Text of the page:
World War II, he met and then married his eternal companion, Erma Elsie Plewe. He adored Erma in a loving marriage for 62 wonderful years. In a gospel centered home Richard and Erma raised 7 children Shauna Hubbard (Von), Craig (Nancy), Teri Clement (Harold, deceased), Kent (Judi), Mike (Claire), Brad (Tammy), and Scott (Georgia) who to this day have high regard, deep appreciation, and abiding love for a Father who was always an example and inspiration of Fatherhood. Richard is also the proud grandfather to 29 grandchildren and 23 great-grandchildren.
After attending the University of Utah for one year, Richard worked at the US Postal Service and then retired after 40 years as a Manager in Procurement. Richard was recognized for years of hard work and dependability and was a good friend to many he worked with.
Richard served valiantly in various callings in the church including Bishop of the Cannon 4th ward in the Cannon Stake. He is remembered by those he served as one who truly cared and fulfilled assignments given. He lived life to its fullest and left a legacy of love to all who knew him.
A viewing will be held in his honor on Monday April 16, 2012 from 6-8 p.m. at Redwood Memorial Mortuary, located at 6500 South Redwood Road. Funeral services will be held on Tuesday April 17, 2012, at 11:00 a.m. at the Hunter Village Ward located on 3443 South 6400 West, West Valley City. Prior to the service a viewing will be available at the church, where Friends and family may visit from 9:45 a.m. to 10:45 a.m., your attendance is welcomed.

Saturday, April 7, 2012

Spring Break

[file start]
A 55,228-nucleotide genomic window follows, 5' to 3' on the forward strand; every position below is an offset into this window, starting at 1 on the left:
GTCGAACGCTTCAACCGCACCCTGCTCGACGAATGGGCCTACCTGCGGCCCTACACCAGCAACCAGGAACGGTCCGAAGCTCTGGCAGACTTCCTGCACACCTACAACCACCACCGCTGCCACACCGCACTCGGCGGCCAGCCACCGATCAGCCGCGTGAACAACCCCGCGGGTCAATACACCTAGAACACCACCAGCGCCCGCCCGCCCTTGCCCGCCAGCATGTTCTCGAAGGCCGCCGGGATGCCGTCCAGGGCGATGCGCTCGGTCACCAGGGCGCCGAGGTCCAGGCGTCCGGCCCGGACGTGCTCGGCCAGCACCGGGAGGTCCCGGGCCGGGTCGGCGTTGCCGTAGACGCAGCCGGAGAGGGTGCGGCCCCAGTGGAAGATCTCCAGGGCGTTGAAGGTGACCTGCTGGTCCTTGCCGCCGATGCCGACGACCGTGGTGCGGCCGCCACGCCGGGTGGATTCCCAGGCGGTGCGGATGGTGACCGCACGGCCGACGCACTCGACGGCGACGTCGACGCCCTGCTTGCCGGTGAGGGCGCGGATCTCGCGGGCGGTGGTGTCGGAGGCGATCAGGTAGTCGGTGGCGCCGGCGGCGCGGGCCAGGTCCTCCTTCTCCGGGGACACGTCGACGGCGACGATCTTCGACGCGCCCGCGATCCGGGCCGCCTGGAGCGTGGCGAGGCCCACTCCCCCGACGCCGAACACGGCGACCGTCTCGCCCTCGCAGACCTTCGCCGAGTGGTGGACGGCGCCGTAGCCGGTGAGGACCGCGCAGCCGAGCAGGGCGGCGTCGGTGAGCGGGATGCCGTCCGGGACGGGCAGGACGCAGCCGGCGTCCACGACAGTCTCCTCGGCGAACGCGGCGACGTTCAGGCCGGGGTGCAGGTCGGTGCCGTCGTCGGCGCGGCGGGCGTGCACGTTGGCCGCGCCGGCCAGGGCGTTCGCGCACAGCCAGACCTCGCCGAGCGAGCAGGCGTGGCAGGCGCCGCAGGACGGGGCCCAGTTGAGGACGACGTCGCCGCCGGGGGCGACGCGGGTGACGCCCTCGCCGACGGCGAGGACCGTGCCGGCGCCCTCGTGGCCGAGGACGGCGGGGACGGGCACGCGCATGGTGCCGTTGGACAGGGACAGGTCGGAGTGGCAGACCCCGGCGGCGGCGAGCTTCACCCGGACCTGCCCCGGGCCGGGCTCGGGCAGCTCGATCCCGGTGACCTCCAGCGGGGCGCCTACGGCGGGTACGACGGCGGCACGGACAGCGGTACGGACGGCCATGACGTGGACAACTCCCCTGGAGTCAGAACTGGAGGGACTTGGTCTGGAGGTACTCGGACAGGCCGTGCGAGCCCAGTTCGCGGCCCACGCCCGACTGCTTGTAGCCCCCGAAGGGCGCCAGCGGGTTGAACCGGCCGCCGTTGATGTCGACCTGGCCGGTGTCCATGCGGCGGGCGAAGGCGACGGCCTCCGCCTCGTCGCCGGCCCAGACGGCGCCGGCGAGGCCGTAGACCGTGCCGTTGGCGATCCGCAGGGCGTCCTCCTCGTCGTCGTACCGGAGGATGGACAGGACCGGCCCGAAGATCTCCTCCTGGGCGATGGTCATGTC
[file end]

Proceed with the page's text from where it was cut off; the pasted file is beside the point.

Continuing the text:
It’s amazing to me how much time off the Danes have. This week is Spring Break and Myra had an entire week and 1 day off from school. Chad also had 3 days off from work – paid time off! What’s really weird to me though is that on Thursday, Friday and Monday (not Saturday - and everything is usually closed on Sunday anyway), almost the entire country shuts down. All the stores are closed and most people have time off from work. That’s right, no grocery stores were open on Thursday, Friday and Monday of this week. Weird, huh?!? Anyway, we had originally thought we were going to plan a big trip for the weekend, complete with a hotel stay and a car rental. But, it was just not meant to be. We were a little hesitant to begin with, because of the cost, but then things just didn’t seem to want to come together. We couldn’t find a car rental that would hold all of our car seats, without paying a fortune. Then we couldn’t find a hotel to stay in. So, we decided we would just kind of have a staycation. We would stay at home, but go out every day into Copenhagen to do some sightseeing. Even this idea hasn’t worked out as planned. We made it out on Thursday, which I’ll write about in a minute. But, Friday, the weather was crappy and the kids were super grumpy, so we just decided to stay home and rest. Then on Saturday, the weather was even crappier, complete with some snow flurries. And it was cold, we decided we didn’t want to drag the kids around in it, so we stayed home yet again. So, maybe on Monday, we’ll make it to somewhere fun. Anyway, I’ll go back to Thursday.